For Every Birth, a Korean Career Dies

pregnant warrior with one knee up(Source: Bonbon; CC BY 2.0)

Not technically Korean sorry, but it seemed an apt response to the following graph:


(Source: OECD)

Actually I’m surprised that that figure for Korea is so high, regularly hearing that Korea has the lowest rate in the OECD, and which given the high numbers of Koreans in tertiary education and the low wages in the types of jobs open to young women (and men), both of which will only be exacerbated by the current financial crisis, it may still well be if the age range is extended from 25-54 to 15-64. Regardless, it’s very low, and while I’ve written a great deal on the blog over the last two years as to the reasons why (see here and here for starters), a picture really does say a thousand words.

Or more graphs to be precise, the next one below clearly showing Korea’s sharp “M-shaped curve” of women’s labor force participation, the result of women entering the labor force after finishing their schooling, then leaving in droves as they find it impossible to juggle children and work, then returning gradually once the children reach school age, finally to leave again as they retire. This is in contrast to the “upside-down U-curve”  of – let’s face it – more enlightened countries (at least when it comes to the position of women), and the “n-curve” for men, which is usefully included as a comparison:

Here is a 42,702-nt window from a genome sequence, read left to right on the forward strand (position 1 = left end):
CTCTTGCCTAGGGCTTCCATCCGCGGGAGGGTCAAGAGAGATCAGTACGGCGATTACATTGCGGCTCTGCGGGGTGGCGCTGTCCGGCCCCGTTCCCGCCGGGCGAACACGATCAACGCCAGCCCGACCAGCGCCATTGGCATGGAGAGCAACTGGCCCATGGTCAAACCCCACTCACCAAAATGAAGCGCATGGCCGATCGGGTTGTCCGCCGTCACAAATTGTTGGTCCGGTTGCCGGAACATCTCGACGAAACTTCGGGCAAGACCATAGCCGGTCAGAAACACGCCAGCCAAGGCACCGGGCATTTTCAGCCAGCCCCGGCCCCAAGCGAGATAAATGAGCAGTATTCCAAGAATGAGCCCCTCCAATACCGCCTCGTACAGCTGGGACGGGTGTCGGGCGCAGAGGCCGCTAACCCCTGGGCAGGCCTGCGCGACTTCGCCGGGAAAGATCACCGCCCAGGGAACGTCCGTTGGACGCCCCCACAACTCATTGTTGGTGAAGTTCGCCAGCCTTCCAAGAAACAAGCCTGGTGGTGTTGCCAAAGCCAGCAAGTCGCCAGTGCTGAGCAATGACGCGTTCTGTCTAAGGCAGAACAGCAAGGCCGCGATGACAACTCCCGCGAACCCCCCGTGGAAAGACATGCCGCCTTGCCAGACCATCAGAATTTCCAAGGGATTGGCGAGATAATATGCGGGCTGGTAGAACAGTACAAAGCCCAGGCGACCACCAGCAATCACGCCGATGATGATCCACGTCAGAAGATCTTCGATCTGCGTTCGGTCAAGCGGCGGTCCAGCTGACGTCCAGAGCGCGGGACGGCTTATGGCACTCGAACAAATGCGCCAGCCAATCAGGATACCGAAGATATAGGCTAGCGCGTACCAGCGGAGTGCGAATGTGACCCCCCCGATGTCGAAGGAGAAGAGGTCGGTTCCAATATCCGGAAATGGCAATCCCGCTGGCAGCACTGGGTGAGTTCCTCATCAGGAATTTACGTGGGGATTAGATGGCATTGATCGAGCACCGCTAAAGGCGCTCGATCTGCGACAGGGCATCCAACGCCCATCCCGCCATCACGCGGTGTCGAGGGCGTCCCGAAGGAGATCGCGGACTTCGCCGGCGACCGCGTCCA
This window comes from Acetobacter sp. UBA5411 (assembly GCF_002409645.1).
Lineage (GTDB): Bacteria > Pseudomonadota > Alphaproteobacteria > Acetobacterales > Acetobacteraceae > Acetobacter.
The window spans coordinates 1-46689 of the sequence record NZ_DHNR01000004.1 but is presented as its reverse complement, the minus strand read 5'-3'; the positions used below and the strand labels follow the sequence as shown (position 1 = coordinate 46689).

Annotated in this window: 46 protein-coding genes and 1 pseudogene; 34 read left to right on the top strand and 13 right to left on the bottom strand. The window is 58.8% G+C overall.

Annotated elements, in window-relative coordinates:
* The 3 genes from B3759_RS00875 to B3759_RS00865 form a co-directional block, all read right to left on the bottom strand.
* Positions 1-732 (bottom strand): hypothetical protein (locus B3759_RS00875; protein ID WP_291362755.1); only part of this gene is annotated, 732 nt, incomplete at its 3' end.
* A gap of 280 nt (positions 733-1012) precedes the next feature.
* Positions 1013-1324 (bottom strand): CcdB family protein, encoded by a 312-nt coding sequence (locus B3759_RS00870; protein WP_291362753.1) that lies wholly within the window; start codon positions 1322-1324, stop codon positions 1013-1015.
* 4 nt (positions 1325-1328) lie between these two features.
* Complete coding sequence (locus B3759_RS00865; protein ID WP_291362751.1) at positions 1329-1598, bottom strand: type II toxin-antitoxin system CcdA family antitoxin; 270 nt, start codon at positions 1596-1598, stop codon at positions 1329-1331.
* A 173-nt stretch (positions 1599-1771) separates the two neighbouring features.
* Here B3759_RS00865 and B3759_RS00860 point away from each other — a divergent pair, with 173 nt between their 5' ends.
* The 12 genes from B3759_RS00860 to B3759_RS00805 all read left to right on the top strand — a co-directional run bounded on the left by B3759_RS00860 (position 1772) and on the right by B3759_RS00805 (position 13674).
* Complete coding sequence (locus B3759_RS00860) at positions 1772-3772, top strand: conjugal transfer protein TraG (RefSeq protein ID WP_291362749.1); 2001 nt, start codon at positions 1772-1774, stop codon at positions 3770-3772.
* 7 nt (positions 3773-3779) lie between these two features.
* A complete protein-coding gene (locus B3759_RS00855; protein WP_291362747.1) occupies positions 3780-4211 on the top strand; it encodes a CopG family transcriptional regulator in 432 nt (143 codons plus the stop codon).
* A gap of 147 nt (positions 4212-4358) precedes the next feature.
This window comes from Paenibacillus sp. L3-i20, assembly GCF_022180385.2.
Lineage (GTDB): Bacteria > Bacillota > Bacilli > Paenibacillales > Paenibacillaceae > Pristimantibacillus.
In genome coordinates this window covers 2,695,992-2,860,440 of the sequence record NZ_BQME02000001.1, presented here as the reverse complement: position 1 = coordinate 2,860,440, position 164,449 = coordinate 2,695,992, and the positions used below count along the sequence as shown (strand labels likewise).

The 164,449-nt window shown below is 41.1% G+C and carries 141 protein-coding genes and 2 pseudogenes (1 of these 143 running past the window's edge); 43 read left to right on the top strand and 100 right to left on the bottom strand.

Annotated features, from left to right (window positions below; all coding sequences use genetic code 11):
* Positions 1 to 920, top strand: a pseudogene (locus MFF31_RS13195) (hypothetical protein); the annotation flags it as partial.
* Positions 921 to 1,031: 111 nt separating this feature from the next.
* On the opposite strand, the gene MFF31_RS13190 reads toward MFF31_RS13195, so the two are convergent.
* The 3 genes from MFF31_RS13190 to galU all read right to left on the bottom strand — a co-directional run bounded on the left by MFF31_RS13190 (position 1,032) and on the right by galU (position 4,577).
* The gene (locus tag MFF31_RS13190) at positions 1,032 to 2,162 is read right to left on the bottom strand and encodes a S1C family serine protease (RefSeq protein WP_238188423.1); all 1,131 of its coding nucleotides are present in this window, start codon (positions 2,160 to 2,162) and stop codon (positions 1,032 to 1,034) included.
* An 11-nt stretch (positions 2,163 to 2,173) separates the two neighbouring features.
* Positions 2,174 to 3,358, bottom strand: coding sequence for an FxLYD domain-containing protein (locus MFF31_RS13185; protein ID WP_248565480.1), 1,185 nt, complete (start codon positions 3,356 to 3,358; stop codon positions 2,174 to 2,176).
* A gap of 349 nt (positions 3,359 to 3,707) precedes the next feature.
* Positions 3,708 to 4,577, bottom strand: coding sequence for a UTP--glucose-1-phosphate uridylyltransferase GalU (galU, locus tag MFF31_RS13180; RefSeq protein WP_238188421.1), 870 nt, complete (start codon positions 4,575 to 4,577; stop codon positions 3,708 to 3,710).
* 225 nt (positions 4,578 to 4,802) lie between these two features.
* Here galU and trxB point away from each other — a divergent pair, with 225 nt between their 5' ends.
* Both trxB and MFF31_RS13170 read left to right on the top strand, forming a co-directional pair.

womens-labor-force-participation-rate-by-age-bracket-2002-south-korea-etc(Source: Gender Equality Bureau Cabinet Office)

Unfortunately I couldn’t find an online graph showing how Korea’s women’s labor force participation rate has changed over time, but I do have the figures below from page 24 of Working Korea 2007 published by the Korea Labor & Society Institute, which you can compare to the rates of some other countries through these graphs that I could find, luckily for the same age range of 15-64:

  • 1980: 38.2%
  • 1980-84: 38.6%
  • 1985-89: 40.0%
  • 1990-94: 40.%
  • 1995-99: 41.5%
the-rise-in-female-labor-force-participation-as-a-percentage-of-all-working-women-graphs(Source: Pages 36 & 37, Globalization, Uncertainty and Women’s Careers: An International Comparison
edited by Hans-Peter Blossfeld, Heather Anne Hofmeister, 2006)

In this case, Korea’s figures most resemble Mexico’s I guess. For the sake of future reference, here are some more recent, albeit depressingly similar figures:

  • 2005: 41.7%
  • 2006: 41.9%

Being so…er…ripe for it, then ideally this or a similar ad will also appear in Korea sometime soon; either way, I’m sorry if in the past I’ve sounded a little like a stuck record, so regularly lamenting the low position of women in Korea and all, but hopefully all of the above has provided a stark demonstration as to why I have the focus on the blog that I do!

7 thoughts on “For Every Birth, a Korean Career Dies

  1. it´s really a shame i think i would like that both will get the stability in economics, but i feel shame about the work of my country i am a worker woman , but is true is difficult to fit in a job because pregnancy an all the stuff of the men “world” some times is not fare never the less i think women can make it with a little more effort and they will be where they deserve to be. is difficult and maybe in some places we couldn´t be but give it a try.


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